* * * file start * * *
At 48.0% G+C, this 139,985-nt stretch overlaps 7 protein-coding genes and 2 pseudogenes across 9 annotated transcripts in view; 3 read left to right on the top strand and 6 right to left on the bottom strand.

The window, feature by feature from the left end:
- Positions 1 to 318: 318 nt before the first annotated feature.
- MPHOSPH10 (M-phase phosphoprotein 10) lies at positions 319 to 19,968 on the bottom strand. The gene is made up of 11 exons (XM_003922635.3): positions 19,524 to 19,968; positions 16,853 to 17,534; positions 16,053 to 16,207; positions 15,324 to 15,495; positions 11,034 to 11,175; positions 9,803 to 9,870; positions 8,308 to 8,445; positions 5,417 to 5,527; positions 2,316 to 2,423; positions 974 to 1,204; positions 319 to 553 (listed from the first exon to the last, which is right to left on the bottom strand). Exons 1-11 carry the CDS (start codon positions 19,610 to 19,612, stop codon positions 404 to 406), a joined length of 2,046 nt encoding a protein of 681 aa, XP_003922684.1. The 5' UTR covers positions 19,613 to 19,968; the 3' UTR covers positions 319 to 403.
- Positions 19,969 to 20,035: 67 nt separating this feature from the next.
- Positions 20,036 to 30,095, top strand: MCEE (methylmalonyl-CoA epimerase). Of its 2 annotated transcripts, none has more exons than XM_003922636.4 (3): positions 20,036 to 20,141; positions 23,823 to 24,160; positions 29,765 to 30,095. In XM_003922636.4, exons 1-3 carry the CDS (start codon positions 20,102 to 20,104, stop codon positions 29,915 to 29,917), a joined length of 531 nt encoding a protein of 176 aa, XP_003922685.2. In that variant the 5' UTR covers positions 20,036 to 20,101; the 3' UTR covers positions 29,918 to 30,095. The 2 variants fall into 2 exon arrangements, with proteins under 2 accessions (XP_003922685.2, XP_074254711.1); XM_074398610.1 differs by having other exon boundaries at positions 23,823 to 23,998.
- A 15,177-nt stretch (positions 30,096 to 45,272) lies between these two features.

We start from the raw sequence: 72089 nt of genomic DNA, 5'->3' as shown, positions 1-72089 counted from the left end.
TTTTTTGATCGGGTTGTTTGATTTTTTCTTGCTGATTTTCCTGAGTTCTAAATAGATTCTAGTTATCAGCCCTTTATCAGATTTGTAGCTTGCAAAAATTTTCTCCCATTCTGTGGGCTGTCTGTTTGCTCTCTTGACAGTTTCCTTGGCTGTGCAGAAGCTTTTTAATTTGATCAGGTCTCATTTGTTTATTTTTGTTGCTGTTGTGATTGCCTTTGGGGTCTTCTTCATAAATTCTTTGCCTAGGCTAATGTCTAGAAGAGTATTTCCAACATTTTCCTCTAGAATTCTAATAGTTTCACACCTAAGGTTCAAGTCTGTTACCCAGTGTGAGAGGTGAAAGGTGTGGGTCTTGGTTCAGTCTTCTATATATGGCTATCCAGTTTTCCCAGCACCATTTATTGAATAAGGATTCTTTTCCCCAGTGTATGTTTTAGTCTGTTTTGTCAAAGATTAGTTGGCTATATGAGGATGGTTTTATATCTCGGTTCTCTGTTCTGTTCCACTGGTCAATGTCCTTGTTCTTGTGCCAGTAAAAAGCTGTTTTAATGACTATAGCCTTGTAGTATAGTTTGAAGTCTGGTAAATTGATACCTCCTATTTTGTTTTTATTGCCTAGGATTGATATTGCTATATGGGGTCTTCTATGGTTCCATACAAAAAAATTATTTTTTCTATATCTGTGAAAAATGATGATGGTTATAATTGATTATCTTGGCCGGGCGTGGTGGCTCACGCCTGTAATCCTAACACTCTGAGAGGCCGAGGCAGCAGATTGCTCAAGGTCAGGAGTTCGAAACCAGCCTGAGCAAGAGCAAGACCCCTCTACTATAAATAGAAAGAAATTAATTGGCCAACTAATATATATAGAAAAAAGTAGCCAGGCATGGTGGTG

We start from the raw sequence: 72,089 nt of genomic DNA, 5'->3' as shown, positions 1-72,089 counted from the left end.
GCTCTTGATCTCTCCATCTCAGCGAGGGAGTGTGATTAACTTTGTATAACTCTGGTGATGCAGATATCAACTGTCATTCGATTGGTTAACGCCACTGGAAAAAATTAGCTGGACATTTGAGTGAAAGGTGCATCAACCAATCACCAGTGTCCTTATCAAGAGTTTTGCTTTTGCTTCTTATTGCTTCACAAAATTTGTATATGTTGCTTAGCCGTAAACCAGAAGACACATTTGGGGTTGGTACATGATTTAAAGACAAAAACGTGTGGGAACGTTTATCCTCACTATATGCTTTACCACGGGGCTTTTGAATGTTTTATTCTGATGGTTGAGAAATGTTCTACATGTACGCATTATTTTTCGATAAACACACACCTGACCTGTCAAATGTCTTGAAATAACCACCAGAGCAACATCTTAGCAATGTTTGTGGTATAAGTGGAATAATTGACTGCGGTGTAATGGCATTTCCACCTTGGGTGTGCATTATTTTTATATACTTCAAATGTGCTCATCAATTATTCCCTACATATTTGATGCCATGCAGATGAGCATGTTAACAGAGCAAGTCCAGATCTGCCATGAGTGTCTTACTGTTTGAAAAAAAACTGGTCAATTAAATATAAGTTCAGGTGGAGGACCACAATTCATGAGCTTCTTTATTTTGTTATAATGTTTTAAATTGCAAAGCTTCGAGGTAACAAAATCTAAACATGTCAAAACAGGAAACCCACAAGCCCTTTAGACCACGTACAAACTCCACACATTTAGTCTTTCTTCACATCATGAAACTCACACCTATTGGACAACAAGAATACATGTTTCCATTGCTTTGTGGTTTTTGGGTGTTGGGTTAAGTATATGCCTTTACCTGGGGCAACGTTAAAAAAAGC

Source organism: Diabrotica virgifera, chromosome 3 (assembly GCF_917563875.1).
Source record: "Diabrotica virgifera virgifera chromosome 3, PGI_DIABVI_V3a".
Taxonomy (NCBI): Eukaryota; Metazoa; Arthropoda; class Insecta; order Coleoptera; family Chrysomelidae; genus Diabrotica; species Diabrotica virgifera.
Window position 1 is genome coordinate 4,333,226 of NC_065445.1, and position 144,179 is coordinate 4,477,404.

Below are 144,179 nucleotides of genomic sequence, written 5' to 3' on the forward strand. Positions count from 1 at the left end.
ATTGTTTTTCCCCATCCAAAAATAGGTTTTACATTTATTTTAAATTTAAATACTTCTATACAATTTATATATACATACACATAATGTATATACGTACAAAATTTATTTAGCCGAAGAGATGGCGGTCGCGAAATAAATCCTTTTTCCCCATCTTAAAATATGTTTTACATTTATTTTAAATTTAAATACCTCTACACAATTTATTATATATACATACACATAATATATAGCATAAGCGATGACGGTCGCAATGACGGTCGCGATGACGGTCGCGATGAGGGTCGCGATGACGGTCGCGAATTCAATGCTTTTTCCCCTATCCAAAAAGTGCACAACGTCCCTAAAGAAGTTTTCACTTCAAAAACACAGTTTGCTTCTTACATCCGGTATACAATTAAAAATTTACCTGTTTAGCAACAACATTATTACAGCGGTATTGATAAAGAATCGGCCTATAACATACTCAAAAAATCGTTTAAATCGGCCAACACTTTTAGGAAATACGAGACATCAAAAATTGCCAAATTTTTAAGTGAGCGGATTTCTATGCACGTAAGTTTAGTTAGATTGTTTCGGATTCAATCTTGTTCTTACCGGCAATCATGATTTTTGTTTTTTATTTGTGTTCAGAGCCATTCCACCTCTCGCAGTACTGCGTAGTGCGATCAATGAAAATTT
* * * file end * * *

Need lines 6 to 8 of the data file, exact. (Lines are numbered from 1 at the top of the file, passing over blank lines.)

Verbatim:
- Positions 20,036 to 30,095, top strand: MCEE (methylmalonyl-CoA epimerase). Of its 2 annotated transcripts, none has more exons than XM_003922636.4 (3): positions 20,036 to 20,141; positions 23,823 to 24,160; positions 29,765 to 30,095. In XM_003922636.4, exons 1-3 carry the CDS (start codon positions 20,102 to 20,104, stop codon positions 29,915 to 29,917), a joined length of 531 nt encoding a protein of 176 aa, XP_003922685.2. In that variant the 5' UTR covers positions 20,036 to 20,101; the 3' UTR covers positions 29,918 to 30,095. The 2 variants fall into 2 exon arrangements, with proteins under 2 accessions (XP_003922685.2, XP_074254711.1); XM_074398610.1 differs by having other exon boundaries at positions 23,823 to 23,998.
- A 15,177-nt stretch (positions 30,096 to 45,272) lies between these two features.

We start from the raw sequence: 72089 nt of genomic DNA, 5'->3' as shown, positions 1-72089 counted from the left end.